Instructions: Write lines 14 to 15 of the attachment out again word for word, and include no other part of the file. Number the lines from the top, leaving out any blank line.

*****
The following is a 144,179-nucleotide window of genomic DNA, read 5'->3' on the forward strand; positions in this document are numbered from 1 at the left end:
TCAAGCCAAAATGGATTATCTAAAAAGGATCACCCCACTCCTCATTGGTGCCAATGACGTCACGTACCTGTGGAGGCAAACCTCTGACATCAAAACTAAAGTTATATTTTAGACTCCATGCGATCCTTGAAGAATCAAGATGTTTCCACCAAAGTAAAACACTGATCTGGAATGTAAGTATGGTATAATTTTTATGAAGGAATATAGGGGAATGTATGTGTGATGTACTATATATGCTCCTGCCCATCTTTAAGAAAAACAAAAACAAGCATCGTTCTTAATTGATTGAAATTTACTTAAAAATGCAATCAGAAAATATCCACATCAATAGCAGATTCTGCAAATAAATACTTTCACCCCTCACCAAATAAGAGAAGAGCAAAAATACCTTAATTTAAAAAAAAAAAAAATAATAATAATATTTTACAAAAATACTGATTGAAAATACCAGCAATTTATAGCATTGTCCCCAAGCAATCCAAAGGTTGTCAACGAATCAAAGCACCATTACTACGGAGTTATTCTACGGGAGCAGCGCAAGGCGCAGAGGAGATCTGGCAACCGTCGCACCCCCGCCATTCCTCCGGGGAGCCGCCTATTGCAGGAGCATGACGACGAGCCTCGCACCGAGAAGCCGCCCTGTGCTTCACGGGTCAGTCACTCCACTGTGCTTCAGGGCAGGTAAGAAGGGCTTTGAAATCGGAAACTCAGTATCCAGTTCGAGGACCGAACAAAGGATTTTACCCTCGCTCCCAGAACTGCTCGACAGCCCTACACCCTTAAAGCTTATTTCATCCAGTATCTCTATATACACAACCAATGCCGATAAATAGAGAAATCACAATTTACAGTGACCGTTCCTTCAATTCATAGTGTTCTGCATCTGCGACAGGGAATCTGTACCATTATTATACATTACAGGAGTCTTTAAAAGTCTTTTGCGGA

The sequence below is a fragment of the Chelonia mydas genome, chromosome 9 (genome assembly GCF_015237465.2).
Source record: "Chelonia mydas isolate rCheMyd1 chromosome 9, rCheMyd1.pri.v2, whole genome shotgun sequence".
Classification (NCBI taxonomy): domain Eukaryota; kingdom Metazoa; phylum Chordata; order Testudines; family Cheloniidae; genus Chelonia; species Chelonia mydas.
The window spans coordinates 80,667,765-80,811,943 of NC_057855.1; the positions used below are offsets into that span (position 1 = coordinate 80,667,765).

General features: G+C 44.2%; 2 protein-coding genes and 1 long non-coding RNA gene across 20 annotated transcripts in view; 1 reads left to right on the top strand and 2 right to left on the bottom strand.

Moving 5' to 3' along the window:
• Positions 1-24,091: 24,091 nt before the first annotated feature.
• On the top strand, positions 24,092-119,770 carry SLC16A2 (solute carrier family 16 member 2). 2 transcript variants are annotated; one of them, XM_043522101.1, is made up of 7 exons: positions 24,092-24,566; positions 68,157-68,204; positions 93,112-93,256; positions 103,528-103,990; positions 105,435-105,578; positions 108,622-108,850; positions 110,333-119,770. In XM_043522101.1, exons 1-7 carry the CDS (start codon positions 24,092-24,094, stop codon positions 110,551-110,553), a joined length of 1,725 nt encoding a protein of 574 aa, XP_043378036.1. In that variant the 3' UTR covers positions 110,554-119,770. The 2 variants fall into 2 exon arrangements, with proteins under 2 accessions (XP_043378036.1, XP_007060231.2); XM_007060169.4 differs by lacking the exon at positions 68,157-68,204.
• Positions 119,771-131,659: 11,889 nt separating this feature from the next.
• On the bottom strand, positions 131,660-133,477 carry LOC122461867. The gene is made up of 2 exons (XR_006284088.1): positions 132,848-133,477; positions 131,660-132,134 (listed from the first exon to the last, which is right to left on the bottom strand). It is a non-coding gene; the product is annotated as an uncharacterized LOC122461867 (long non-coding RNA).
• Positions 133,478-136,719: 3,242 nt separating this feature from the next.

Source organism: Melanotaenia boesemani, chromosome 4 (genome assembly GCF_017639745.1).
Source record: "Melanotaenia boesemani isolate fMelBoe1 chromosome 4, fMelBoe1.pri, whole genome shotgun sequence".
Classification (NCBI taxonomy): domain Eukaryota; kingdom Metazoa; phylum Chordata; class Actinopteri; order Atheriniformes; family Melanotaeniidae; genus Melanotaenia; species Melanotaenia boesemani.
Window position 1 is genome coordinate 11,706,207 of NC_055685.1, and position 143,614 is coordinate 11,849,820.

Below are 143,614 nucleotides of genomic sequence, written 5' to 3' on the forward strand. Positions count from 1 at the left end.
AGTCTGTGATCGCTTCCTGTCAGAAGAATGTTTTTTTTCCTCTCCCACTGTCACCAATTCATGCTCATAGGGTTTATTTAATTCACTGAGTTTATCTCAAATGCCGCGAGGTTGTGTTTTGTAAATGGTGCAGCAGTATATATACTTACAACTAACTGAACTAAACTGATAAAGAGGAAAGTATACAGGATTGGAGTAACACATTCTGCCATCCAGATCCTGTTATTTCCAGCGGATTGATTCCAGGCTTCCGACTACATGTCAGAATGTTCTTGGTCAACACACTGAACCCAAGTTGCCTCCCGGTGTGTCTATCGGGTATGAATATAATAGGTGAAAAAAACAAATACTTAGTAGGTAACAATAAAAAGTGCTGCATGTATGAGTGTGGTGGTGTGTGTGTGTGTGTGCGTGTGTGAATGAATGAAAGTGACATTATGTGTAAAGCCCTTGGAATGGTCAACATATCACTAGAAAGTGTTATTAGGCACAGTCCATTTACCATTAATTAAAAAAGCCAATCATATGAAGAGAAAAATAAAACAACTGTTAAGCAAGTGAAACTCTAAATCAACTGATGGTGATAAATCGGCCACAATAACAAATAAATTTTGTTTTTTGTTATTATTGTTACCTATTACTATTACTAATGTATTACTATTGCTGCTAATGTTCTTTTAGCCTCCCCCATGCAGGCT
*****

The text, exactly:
Source organism: Melanotaenia boesemani, chromosome 4 (genome assembly GCF_017639745.1).
Source record: "Melanotaenia boesemani isolate fMelBoe1 chromosome 4, fMelBoe1.pri, whole genome shotgun sequence".